22. The second issue relates to the on-shore Exchange Traded Derivative (ETD) market introduced in 2008 when the external situation was quite different. The objective was to afford real sector agents – particularly the small entities – an easy, safe, transparent and cost-effective instrument to hedge their currency risk. This market is very different from the OTC segment in respect of the two characteristics we mentioned earlier: (a) there is no requirement of underlying exposure for accessing this market and as such, entry as well as exit is unrestricted and (b) contracts are cash settled. In other words, it may be used for hedging, but it is also a perfect instrument for speculation for it makes trading in exchange rate just like trading in any other financial asset. The question that arises is: how can the two markets the OTC with the regulatory restrictions and the ETD without coexist? More importantly, will the restrictive measures in the OTC market to control rupee volatility not be rendered completely ineffective if market participants are free to migrate to the ETD segment? With this perspective, at the height of Rupee volatility, we, and, at our request SEBI, were constrained to take several measures in respect of the ETD segment including putting a ceiling on individual positions/open interest, restricting arbitrage between the two markets through banks and increasing the margin requirements. Here I would like to add that with return of stability in the exchange rate, we have already unwound some of the restrictive measures in the OTC/ETD market and, in fact, gone further for hegding in the OTC markets (e.g. permitting hedging upto US$ 250,000 without any documentation requirements). Similarly some more relaxations in the ETD segment, including permitting participation of foreign investors are under consideration.

23. The emergence and growth of NDF market as well as its possible impact on the domestic market poses two important questions. Should attempts not be made to bring the offshore market in Rupee onshore and thereby add depth to our markets and also possibly, income and employment? Secondly, since NDF market is often seen to be affecting the domestic markets, implying thereby the possibility of arbitrage, should domestic banks be allowed to participate in this market? Let me add here that in some countries, the central banks are reported to have intervened in the NDF market of their respective currencies to curb the volatility at its root.

24. If the answer to both questions is positive, it requires some fundamental rethinking on the regulatory framework for foreign exchange derivatives. Already, as mentioned above, we are committed to allowing foreign investors access to the ETD segment with minimal restrictions. But will this access be inviting enough to the investors if the futures prices are not tightly linked with the spot prices? But this is possible only by permitting frictionless arbitrage between the two markets. Secondly, if we are to allow access to the offshore markets to domestic entities, it may not serve any purpose if arbitrage between the offshore and onshore markets is blocked. If we are to pursue it to its logical end, this leads us to a situation where there is no restriction on forex derivative transactions in domestic markets and across the borders either on eligibility, entry and exit of participants or on settlement.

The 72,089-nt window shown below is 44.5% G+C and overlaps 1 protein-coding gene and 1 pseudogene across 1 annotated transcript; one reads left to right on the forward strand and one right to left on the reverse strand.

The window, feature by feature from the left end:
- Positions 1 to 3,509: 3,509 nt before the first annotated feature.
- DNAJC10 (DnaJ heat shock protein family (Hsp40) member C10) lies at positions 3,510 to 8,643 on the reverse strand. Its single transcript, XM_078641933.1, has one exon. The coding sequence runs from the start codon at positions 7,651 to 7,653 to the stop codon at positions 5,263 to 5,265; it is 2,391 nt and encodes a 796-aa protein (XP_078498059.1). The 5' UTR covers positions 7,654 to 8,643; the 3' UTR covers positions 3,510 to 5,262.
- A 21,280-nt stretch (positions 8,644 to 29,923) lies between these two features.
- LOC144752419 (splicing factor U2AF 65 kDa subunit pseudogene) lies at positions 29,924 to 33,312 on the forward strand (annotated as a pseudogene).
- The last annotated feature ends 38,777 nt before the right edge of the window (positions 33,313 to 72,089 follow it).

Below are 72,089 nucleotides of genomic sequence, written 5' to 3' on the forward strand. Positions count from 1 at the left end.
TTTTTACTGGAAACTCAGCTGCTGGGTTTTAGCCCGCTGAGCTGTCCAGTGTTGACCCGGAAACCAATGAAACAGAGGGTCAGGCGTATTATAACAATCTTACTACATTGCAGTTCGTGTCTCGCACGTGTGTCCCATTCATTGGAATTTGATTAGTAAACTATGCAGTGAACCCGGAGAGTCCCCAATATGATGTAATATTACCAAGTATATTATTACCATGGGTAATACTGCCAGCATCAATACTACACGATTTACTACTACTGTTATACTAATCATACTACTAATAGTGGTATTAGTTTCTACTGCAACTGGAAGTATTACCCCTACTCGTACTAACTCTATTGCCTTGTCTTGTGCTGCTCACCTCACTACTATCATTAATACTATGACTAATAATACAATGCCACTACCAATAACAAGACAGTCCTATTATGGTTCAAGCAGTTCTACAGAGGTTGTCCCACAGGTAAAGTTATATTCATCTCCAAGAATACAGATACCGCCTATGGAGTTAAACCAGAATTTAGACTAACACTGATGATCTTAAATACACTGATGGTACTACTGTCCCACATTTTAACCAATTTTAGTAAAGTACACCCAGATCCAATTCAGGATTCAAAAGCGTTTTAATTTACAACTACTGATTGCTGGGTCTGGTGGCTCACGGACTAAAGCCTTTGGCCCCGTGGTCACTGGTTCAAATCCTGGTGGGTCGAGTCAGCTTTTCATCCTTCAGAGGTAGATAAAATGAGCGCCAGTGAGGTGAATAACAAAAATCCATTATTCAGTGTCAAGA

25. Here, what tempers our thinking is the principle I mentioned earlier: the imperative of regulatory consistency and irreversibility over time. Do we have the appetite and wherewithal to tide over any possible future spate of volatility without undoing any relaxations we contemplate bringing about? This consideration argues in favour of moderation, gradualism and pacing our steps. The challenge is to hit an optimal middle path between throwing caution to the wind and allowing excessive caution to prevent any forward movement.

Concluding thoughts

26. Having outlined some of our policy dilemmas in respect of capital controls and forex market development and regulations, let me now in conclusion turn to the role FEDAI and its member foreign exchange dealers can play in appreciating the challenges and actively engaging with the regulators. Between the world where they just had to execute a transaction according to an RBI permit and the world where a foreign exchange transaction will be like any other inland rupee transaction except the currency risk falls a large territory where the foreign exchange dealers will have to facilitate external trade and investment related transactions keeping in view the genuine needs of the real sector without losing sight of the prudential requirements. Authorised Dealers will have to constructively engage themselves in appreciation of the evolving regulatory dispensation and, more importantly, provide a friendly, efficient and transparent interface with the end-users. Regulatory framework, of course, has to evolve, amongst others, keeping pace with the way business is done and it is important for Authorized Dealers to be conversant with the purpose and principle behind change in regulatory regime not only for effective implementation but also for providing a conducive atmosphere for doing business. We find many violations of regulations occur not intentionally but due to ignorance or lack of appreciation. There is surely enough scope for bringing in improvement in this regard. The well thought out sessions planned for this conference, in a sense, will provide many insights to our understanding of some of the current issues relating to our financial markets. Lastly, I wish to emphasize that there is a need for establishing highest standard of code and ethics of doing business and guarding against temptations of perverse incentives, particularly in the financial sector. The financial markets and institutions survive and thrive on trust and it must be our constant endeavor to continue to deserve that trust.

Thank you very much for your attention.


1 Inaugural address delivered by Shri Harun R Khan, Deputy Governor, Reserve Bank of India delivered at the 9th Annual Conference of FEDAI in Cape Town on April 12, 2014. Contributions of Shri H S Mohanty & Shri Surajit Bose of Reserve Bank of India are gratefully acknowledged by the speaker.

2 Unfortunately, both these Committees’ report preceded financial crises, the East-Asian and the Global Financial Crisis, and hence their recommendations were not pursued as seriously as they would have been otherwise.

3 Source: Bloomberg